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I am a recent convert to Dungeons & Dragons, kicking off my very first game back in May as a way to connect with friends as we were (and are) still collectively stuck in our homes. I’m honestly surprised it took so long, there’s adventuring, pushing through a narrative, and being as chaotic as I can possibly be. It’s a delight.
A few months into our journey, we’d fought off orcs and goblins, Red Brands and bugbears, and even a banshee, if I’m remembering correctly (again, brains, memories, all a mish mash of potatoes in 2020). But in this session, our party — a halfling rogue (me), a high-elf wizard, and a dwarven cleric, all Level 3 at the time — were on our way to a village of the dead when our Dungeon Master stopped our progress for a random encounter aka when a monster(s) comes out of the woodwork to beat your ass. Most of the time we made quick work of them. But this time?
Our DM’s eyes widened. “Well, it’s you versus two owlbears, and maybe this is a good time to stop.”
We all screeched. What the f*** was an owlbear? Could we beat it? I looked it up.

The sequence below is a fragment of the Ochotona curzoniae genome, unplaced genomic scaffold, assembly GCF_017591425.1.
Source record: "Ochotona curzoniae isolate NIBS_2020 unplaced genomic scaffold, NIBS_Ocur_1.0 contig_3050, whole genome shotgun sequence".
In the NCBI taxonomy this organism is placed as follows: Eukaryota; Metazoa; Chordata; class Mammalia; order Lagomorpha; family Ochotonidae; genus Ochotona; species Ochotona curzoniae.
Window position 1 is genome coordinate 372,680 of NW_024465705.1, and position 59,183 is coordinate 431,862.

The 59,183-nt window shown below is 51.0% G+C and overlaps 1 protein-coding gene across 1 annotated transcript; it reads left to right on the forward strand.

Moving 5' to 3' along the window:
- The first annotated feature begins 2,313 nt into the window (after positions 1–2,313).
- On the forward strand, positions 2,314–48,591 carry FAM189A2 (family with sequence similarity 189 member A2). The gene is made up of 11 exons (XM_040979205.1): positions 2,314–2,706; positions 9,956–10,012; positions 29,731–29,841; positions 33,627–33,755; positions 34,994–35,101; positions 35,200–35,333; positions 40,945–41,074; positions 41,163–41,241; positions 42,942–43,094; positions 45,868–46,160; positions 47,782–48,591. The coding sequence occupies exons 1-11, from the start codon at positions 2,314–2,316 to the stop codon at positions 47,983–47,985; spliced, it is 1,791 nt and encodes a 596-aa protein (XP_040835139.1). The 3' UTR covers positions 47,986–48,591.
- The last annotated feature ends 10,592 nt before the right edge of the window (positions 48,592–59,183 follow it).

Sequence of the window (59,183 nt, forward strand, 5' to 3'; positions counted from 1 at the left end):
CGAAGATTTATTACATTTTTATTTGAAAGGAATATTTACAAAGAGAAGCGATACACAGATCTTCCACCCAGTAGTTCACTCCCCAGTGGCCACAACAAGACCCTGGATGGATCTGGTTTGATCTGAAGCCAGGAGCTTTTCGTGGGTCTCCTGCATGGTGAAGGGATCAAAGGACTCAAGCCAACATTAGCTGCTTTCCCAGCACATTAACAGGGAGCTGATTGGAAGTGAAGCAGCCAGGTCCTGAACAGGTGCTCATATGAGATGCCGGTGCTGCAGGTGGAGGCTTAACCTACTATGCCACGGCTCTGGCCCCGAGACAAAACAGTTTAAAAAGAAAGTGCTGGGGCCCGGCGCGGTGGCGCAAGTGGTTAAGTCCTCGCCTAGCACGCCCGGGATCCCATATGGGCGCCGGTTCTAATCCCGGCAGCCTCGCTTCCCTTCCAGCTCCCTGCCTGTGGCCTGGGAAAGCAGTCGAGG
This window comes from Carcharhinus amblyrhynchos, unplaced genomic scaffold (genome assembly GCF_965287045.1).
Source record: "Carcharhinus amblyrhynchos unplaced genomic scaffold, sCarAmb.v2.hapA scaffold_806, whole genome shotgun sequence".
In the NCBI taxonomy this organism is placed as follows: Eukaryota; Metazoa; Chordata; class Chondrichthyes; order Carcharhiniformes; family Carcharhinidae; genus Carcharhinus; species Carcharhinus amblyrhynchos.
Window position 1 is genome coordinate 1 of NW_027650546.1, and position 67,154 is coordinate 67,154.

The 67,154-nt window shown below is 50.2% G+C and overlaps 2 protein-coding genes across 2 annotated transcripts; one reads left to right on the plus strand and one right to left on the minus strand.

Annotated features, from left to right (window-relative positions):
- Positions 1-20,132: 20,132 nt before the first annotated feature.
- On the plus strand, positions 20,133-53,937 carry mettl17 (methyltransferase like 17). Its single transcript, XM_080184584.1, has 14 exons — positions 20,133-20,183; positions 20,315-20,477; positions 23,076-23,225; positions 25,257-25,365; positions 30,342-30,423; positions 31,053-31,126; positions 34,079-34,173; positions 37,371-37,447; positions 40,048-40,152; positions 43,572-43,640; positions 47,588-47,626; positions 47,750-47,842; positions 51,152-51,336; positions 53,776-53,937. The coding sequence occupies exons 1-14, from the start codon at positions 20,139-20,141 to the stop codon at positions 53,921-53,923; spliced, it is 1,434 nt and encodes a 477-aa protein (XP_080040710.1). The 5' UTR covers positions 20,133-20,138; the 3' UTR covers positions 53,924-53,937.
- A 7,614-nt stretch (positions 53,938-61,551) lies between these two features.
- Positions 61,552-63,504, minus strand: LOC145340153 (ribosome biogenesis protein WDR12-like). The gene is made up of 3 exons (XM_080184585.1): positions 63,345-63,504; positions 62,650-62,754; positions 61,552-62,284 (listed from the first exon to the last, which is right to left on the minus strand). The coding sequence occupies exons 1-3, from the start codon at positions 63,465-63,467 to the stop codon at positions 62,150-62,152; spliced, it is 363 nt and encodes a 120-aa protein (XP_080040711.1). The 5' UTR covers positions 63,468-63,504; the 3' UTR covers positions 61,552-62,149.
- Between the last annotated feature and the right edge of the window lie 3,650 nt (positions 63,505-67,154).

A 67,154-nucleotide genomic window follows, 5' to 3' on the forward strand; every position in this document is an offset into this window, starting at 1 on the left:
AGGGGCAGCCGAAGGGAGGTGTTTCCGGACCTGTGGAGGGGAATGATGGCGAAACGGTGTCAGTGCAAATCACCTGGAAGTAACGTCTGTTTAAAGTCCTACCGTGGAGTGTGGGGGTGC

It looks exactly how it sounds. A giant ass bear, covered in feathers, with the head of a terrifying owl.
Look at this absolute, as they say, unit.
I bet it is so goddamn cute as a baby, but as an adult? The arm muscles to tear you limb from limb (which it can do, considering it gets two attacks per turn). The claws to slice through your belly. The owl beak to tear out your intestines.
(The week between our sessions was not a restful one, in case you were wondering.)
The fifth edition of the Dungeons & Dragon’s Monster Manual starts the owlbear page as follows:
âAn owlbearâs screech echoes through dark valleys and benighted forests, piercing the quiet night to announce the death of its prey. Feathers cover the thick, shaggy coat of its bearlike body, and the limpid pupils of its great round eyes stare furiously from its owlish head.â -Â Dungeons & Dragons Monster Manual, 5th Edition
Our boy is Big Mad all the time.
I am the first to admit that I am a novice, but sorry-not-sorry at being horrified. Even prior to this fancy art-ing, look at our dude’s first appearance in the Monster Manual back in 1977:
This thing is supposed to be eight to 10 feet tall and I? I am supposed to fight it? Ha! I say. Ha ha ha!
And apologies, I am rarely one to quote wikipedia, however, “They use a 'hug' and their beak to attack." I only want nice hugs, friends. No evil owlbear hugs. No hugs leading to an inevitable disembowelment, thank you. I know with a lot of luck and probably some meat, you can make it like you, but who is taking these odds?!
Anyway, the next time we saw an owlbear, two months later, we lit it on fire. It was great.